The record (which prominently features a tune co-written by five-time Grammy winner and gospel music superstar Steven Curtis Chapman, as well as guest appearances by Doobie Brothers vocalist Michael McDonald, Nickel Creek’s Sara Watkins and Lang’s actress/singer wife Haylie Johnson) has been marketed directly to blues, rock and contemporary Christian radio formats, and Lang is being touted as one of the few young artists with the potential for major crossover success on both fronts.
Turn Around is one of the more interesting Christian-themed blues/rock/soul albums to come down the pike since Bob Dylan’s storied, high-profile conversion and the subsequent release of his landmark 1979 “God-Rock” LP Slow Train Coming.
That’s not to say that lyrically Lang’s record approaches the sweeping, bombastic, fire-and-brimstone heights of that stirring (yet profoundly polarizing) call to arms. This young man is not drawing any lines in the sand.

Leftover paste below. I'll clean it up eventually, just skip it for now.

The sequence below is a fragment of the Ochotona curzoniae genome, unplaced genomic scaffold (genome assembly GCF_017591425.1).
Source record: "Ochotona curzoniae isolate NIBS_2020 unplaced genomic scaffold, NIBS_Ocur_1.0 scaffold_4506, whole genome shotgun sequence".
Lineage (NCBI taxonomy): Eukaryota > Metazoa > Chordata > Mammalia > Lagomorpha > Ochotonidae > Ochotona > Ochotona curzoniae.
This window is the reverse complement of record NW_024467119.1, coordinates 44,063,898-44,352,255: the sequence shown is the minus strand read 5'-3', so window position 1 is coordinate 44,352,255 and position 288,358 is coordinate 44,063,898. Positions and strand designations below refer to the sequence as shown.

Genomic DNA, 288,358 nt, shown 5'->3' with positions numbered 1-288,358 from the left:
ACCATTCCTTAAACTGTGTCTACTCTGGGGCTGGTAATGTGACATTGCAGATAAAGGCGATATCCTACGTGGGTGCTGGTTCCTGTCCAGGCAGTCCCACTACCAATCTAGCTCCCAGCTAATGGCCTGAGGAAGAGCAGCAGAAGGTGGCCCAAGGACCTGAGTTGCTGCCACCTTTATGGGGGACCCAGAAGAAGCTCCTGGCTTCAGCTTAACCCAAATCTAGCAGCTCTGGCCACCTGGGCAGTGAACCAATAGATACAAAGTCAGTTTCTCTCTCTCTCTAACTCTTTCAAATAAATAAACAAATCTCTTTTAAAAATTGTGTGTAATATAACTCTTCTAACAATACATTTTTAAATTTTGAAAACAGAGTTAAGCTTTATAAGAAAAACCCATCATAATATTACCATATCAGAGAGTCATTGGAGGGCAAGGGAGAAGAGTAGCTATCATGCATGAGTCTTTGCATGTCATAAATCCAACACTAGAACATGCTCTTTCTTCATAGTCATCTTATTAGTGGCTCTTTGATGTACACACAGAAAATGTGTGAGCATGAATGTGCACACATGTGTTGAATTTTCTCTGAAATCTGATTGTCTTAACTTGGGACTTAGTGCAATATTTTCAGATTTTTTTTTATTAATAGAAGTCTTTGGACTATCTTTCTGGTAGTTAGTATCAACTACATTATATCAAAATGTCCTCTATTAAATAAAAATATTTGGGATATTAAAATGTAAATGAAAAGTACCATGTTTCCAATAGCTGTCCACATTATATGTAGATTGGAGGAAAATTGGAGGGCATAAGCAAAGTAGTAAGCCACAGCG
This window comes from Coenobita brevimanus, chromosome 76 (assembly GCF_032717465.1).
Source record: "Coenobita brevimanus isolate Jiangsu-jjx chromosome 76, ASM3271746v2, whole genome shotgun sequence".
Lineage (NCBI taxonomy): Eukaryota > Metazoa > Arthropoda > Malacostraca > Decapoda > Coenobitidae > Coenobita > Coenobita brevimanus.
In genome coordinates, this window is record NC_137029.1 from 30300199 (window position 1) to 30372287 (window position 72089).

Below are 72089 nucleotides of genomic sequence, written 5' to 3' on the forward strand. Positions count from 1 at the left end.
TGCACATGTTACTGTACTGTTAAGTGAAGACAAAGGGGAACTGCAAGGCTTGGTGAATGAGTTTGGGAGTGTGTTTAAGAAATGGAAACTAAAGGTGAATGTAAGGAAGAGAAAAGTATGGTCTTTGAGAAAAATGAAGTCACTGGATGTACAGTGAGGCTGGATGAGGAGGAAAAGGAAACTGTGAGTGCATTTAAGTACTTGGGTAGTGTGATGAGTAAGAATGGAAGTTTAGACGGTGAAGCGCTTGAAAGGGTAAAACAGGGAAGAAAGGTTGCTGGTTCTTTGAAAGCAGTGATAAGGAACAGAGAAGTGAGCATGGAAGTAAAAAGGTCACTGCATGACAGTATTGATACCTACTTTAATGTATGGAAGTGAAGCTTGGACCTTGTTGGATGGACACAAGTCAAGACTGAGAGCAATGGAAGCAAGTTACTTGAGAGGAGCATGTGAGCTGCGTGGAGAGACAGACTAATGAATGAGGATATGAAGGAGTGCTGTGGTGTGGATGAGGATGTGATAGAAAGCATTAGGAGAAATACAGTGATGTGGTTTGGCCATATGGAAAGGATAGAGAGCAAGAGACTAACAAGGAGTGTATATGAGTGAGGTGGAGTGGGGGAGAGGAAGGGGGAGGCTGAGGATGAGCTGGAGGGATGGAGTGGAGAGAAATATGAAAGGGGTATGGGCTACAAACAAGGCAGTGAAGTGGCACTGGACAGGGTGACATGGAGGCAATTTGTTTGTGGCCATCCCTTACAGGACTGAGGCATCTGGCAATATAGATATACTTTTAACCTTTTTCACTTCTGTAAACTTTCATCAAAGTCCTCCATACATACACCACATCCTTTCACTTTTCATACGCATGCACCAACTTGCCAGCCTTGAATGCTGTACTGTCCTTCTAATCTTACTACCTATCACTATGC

This is a collection of songs of redemption and salvation to be sure, but whereas Dylan sang of a “slow train” that was picking up speed “just around the bend,” and which, like Curtis Mayfield’s own heaven-sent and glory bound locomotive in his classic tune “People Get Ready” promised eternal life to all who’d board, he also cautioned that “You either got faith or you got unbelief/And there ain’t no neutral ground.”
On Turn Around, Lang seems to be almost casually suggesting that his listeners take heart in his example, and get right with God: No ultimatums; no shock tactics; no “vanity of vanities.”